TWIN FALLS, Idaho (KLIX) – Precincts saw a steady flow of voters Tuesday afternoon, according to election officials. Many of those who visited polling places were new registrants.

If you’re one of them, there are a couple of things you’ll need to bring to your precinct.

“You need a photo ID,” said Deana Steel, chief judge of Precinct 19 at Twin Falls Reformed Church. “And something that shows your current address.”

You can find your precinct – print off a registration form – by visiting It’s best if you print off and fill the form before you visit your precinct, she said, because it’ll save time when you’re in line.

Steel said the church, which has three precincts, saw a steady flow of voters all day. There haven’t been any rushes or long lines, she said, but expects lines will get longer after 5 p.m.

A line started early this morning at the Twin Falls County West Building, which has two precincts, said election volunteer JoAnn Way. She and her colleagues were expecting a long night, and so they were eating dinner before 3 p.m.

Sharon Lancaster, the county’s deputy clerk, said there’s been a high turnout of early voting this year, with about 1,000 ballots submitted on Friday, the last day to vote early. She said this election has seen a lot of new registrants, both younger people and older people alike.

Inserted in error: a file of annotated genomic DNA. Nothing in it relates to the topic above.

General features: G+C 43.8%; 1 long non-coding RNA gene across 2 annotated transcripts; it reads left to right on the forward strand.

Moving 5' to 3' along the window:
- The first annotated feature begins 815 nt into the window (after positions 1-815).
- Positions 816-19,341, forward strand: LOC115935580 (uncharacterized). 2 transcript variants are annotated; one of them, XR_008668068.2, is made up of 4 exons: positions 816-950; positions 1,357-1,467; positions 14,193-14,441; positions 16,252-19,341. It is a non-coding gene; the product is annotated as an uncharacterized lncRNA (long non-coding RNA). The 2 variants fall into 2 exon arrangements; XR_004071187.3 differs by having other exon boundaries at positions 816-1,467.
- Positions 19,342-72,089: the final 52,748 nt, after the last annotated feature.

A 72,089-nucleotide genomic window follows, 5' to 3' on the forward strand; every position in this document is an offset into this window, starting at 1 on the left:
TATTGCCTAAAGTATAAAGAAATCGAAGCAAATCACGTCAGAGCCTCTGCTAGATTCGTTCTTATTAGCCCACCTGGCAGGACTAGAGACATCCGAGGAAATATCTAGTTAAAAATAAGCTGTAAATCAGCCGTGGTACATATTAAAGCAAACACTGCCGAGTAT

The Reformed Church and the LDS Stake Center near Orchard Drive are the two busiest polling places in the county, she said.

It’s refreshing to see the older generation get out and register, said Barbara Smith, chief judge at Precinct 20 at the Reformed Church. There seems to a different vibe this presidential election than in recent years. Voters seem to agree.

“I’m 72 years old,” said Dana Ross, who was at the church Tuesday afternoon. “I have never been afraid before – until now.” But, she said, she believes God is in charge and no matter who is the next U.S. president, “he will take care of me.”

After the elections are over, no matter who is president, she hopes the country can come together and be the kind of country she remembers – one that pulls together in tough times instead of apart.

Daniel and Janet Gill voted at the County West Building, and said they are concerned about civil unrest after Tuesday’s results.

“It’s a real concern,” Daniel Gill said, noting he is afraid that results will be skewed. “I’m very concerned that this will be an unfair election.

He said he thinks Hillary Clinton is corrupt, and that Donald Trump, while not the perfect candidate, would at least “change things up.”

“I’m just hoping we have a true accounting of the vote,” Janet Gill said.

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